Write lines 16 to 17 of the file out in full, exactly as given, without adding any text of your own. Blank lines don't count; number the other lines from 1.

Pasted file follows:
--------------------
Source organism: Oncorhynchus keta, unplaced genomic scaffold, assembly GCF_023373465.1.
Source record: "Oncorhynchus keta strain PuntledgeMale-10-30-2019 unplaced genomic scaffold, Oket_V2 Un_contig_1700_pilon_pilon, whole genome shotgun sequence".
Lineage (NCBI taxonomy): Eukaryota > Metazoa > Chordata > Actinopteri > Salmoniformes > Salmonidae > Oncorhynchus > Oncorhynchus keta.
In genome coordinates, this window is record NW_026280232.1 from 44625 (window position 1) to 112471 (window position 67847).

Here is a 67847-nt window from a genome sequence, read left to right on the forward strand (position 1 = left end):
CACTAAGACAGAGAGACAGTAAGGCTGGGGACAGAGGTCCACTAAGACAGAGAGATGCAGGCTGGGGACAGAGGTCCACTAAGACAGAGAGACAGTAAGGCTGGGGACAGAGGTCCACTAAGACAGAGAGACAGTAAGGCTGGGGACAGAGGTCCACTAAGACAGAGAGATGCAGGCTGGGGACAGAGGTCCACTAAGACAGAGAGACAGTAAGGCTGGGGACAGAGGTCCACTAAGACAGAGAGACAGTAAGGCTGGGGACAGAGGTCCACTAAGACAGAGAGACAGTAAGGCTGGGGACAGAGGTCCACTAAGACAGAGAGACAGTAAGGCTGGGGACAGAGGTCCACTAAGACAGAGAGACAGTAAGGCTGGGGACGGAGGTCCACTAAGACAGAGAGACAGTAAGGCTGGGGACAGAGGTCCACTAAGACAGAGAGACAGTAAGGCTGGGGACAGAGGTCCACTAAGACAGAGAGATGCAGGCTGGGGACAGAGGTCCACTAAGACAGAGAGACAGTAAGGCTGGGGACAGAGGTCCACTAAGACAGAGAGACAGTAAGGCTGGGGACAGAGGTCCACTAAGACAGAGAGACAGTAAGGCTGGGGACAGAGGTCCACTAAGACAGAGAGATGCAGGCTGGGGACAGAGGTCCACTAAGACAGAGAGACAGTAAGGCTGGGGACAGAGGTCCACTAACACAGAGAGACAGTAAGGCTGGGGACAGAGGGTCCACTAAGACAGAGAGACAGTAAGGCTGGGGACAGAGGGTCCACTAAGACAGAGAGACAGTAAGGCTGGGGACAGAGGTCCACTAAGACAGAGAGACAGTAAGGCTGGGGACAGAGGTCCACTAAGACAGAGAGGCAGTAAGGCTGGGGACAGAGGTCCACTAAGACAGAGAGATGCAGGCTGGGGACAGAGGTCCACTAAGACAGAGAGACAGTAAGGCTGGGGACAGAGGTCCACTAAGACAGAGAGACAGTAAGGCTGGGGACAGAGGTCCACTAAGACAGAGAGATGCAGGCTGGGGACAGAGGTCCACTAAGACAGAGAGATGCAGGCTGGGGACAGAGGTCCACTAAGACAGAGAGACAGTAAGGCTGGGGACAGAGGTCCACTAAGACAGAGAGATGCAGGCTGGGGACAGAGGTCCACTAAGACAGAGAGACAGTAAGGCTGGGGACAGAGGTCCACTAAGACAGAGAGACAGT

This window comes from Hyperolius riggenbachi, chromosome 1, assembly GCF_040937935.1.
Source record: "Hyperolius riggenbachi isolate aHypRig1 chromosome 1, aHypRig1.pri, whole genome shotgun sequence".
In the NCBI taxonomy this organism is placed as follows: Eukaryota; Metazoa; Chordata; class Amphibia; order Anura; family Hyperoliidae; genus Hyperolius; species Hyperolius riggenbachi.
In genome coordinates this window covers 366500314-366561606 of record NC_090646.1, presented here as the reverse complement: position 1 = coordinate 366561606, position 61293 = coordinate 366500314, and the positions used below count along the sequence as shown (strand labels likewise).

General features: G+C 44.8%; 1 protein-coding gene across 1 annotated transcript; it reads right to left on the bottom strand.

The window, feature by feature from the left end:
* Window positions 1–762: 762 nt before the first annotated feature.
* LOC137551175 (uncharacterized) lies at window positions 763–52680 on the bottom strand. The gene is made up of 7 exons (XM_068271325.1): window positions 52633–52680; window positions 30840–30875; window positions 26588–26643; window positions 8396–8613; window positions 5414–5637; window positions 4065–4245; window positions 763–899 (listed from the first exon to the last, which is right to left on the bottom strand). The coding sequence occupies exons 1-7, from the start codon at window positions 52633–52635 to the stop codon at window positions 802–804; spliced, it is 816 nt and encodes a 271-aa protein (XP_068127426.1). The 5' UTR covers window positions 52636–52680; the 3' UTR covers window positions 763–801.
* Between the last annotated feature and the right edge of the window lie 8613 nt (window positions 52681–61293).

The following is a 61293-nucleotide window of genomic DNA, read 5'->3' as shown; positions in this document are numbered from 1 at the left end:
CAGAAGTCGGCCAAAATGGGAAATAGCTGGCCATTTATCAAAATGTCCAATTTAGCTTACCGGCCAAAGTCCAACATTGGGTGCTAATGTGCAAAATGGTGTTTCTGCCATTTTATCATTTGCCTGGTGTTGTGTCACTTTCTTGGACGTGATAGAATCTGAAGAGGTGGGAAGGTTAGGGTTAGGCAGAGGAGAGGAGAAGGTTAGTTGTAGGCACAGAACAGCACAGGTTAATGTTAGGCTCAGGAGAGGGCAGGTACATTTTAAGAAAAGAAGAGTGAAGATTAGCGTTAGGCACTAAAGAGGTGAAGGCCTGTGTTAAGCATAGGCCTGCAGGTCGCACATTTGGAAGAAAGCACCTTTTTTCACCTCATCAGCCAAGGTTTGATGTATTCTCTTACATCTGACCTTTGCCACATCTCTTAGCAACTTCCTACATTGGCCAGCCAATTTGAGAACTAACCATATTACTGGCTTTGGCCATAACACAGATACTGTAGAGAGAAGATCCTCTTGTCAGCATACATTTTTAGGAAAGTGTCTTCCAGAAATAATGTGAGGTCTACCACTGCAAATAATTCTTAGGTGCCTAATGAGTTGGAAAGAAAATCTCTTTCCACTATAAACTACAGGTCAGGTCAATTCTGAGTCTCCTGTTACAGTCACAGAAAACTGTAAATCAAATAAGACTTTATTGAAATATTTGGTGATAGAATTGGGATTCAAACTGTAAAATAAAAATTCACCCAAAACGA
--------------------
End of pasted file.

The following is a 61293-nucleotide window of genomic DNA, read 5'->3' as shown; positions in this document are numbered from 1 at the left end:
CAGAAGTCGGCCAAAATGGGAAATAGCTGGCCATTTATCAAAATGTCCAATTTAGCTTACCGGCCAAAGTCCAACATTGGGTGCTAATGTGCAAAATGGTGTTTCTGCCATTTTATCATTTGCCTGGTGTTGTGTCACTTTCTTGGACGTGATAGAATCTGAAGAGGTGGGAAGGTTAGGGTTAGGCAGAGGAGAGGAGAAGGTTAGTTGTAGGCACAGAACAGCACAGGTTAATGTTAGGCTCAGGAGAGGGCAGGTACATTTTAAGAAAAGAAGAGTGAAGATTAGCGTTAGGCACTAAAGAGGTGAAGGCCTGTGTTAAGCATAGGCCTGCAGGTCGCACATTTGGAAGAAAGCACCTTTTTTCACCTCATCAGCCAAGGTTTGATGTATTCTCTTACATCTGACCTTTGCCACATCTCTTAGCAACTTCCTACATTGGCCAGCCAATTTGAGAACTAACCATATTACTGGCTTTGGCCATAACACAGATACTGTAGAGAGAAGATCCTCTTGTCAGCATACATTTTTAGGAAAGTGTCTTCCAGAAATAATGTGAGGTCTACCACTGCAAATAATTCTTAGGTGCCTAATGAGTTGGAAAGAAAATCTCTTTCCACTATAAACTACAGGTCAGGTCAATTCTGAGTCTCCTGTTACAGTCACAGAAAACTGTAAATCAAATAAGACTTTATTGAAATATTTGGTGATAGAATTGGGATTCAAACTGTAAAATAAAAATTCACCCAAAACGA